Truck platooning trial coming to Australia

The WA government has approved truck platooning trials in the state

Truck platooning trial coming to Australia
Truck platooning has already been trialed in Europe, with Scania kicking off the start of the EU Truck Platooning Challenge 2016.


A government-backed initiative of industry and commercial partners is bringing truck platooning to Western Australia in the form of a feasibility study.

Announced at the 23rd World Congress on Intelligent Transport Systems (ITS) yesterday, the trial will analyse the impacts and requirements of vehicle automation in the state with a goal of releasing the technology into the local transport and freight industry.

Truck platooning, a form of truck convoy where all vehicles are in constant communication with each other to synchronise speed, braking and positioning, has been making strides in Europe and North America with on-road trials gaining governmental approval but has yet to impact Australian road users.

Under the technology, a lead truck assumes control of the convoy or platoon through vehicle to vehicle (V2V) communication and the trailing vehicles fall into lock-step.

Depending on the trailers used and the gap between the vehicles, which can range from 1.5 seconds to 0.6 seconds, the reduction in drag for the following vehicles can realise fuels savings from between 4 and 12 per cent.

The new trial, which will focus on WA, is the culmination of a partnership between US-based automation and connected vehicle technology company Peloton Technology, the Australian Driverless Vehicle Initiative (ADVI), Telstra, the Western Australian Road Transport Association (WARTA), and the government of Western Australia.

While details of how and when the trial will take place are yet to be announced, the government approval for fleet trials marks the first of its kind in Australia. 

With Peloton Technology set to make its driver assistance truck platooning system commercially available in 2017 in the US, it may be fair to assume the trial will take place next year.

Peloton’s two-truck platooning solution promises a fuel saving of 7.5 per cent and uses an encrypted wireless link to match the vehicles. 

Both drivers retain control of their vehicle’s steering under the system and are also provided with an in-cab truck-to-truck video stream to heighten their awareness of their surrounding and receive contextual over-the-horizon alerts.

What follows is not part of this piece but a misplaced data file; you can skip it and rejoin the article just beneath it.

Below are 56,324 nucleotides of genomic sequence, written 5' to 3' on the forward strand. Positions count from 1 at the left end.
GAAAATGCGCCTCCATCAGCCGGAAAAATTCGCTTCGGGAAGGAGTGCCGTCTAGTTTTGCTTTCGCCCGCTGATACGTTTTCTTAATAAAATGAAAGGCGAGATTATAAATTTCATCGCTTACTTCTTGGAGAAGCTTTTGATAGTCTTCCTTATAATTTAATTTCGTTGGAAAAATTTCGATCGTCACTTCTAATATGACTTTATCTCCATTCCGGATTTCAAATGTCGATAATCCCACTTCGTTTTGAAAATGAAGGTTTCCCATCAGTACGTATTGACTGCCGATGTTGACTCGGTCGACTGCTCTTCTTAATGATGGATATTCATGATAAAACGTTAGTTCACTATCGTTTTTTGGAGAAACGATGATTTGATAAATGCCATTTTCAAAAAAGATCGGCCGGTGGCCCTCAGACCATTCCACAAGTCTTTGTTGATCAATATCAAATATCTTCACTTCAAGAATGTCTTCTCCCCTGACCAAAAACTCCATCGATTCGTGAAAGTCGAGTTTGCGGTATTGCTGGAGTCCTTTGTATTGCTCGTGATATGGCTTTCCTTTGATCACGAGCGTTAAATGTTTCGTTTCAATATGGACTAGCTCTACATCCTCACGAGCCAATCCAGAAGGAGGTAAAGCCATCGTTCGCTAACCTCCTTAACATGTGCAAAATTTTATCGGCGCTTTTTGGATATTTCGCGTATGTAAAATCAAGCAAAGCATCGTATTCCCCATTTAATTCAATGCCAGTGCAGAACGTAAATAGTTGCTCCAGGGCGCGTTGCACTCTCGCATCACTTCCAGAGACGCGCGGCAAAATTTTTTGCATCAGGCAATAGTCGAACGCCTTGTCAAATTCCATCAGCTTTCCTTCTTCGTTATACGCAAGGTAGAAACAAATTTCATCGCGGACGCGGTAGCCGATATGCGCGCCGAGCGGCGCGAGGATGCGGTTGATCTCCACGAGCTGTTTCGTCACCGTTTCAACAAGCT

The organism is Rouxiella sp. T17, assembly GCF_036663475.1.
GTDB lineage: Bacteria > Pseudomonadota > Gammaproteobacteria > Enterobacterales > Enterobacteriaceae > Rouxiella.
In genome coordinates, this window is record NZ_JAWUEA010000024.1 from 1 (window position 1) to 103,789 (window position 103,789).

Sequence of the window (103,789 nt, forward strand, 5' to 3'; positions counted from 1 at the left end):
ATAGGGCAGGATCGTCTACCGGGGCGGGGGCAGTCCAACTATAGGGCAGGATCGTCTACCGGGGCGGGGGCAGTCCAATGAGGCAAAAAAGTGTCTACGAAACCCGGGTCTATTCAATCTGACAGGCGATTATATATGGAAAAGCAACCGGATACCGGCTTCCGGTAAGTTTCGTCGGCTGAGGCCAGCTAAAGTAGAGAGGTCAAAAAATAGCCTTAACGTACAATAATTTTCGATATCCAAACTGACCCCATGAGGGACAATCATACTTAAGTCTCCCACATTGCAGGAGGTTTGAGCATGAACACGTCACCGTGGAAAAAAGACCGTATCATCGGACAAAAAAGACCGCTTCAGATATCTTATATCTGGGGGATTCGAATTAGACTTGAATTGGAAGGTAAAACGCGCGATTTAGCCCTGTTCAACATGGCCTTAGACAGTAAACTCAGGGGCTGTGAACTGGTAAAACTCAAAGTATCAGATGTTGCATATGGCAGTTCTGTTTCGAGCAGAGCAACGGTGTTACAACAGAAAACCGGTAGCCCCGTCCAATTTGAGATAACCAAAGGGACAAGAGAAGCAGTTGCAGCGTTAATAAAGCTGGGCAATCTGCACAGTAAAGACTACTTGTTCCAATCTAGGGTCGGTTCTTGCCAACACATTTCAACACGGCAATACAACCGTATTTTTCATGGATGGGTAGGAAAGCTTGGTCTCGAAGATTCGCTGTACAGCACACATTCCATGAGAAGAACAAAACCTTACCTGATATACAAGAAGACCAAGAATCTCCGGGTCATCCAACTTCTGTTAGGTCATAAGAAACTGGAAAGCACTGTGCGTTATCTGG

Welcoming the opportunity to bring the technology to WA, Peloton Technology CEO Joshua Switkes says "it is great to see Australia join the growing list of markets worldwide that are adopting emerging technologies that enhance vehicle safety and efficiency."

"ADVI and the other partners coming together provide Peloton with a great gateway to work with the key Australian industry, fleet and government partners needed for us enter this important new market," Switkes says.

According to ADVI, it recognised Peloton "as a key collaborator in investigating the use of these systems in Australia" as it sees "first generation driver-assistive truck platooning as a promising technology for near-term deployment".

Alongside the significant fuel economy gains for vehicles in the platoon, truck platooning also has potential safety, social and environmental benefits, ADVI centre for excellence executive director Rita Excell says.

"Australia’s driving conditions and the long distances of our truck routes between urban centres make truck platooning a particularly promising technology to enhance the industry," Excell says.

"In addition, truck platooning mixed with higher levels of automation can bring greater safety, efficiency and productivity to fleets operating on Australia’s extensive network of private roads.

"We look forward to holding joint discussions involving Peloton and Australian trucking fleets to identify specific opportunities to apply this technology going forward." 

In order for the trials to take place, vehicle-to-infrastructure communication is also required, a task facilitated for Peloton in Australia by Telstra.

Seeing the trial as an "opportunity to explore the adaption of truck platooning technology in Australia," Telstra enterprise mobility global enterprise & services director Agnes Sheehan says Telstra’s 4G and future 5G networks "will underpin Peloton Technology’s systems in Australia, providing the secure exchange of information to Peloton’s centrally managed Network Operations Centre."

"Transformational innovation within the Transport Sector is happening at a rapid pace and will continue to evolve, it’s working collaboratively which will enable acceptance and adaption within this sector," she says.

Representing the transport industry, WARTA says the trial is a great move for the state.

"This partnership represents a real opportunity for our WA industry to participate at the forefront of road transport industry innovation, safety and productivity," WARTA spokesman Cam Dumesny says.


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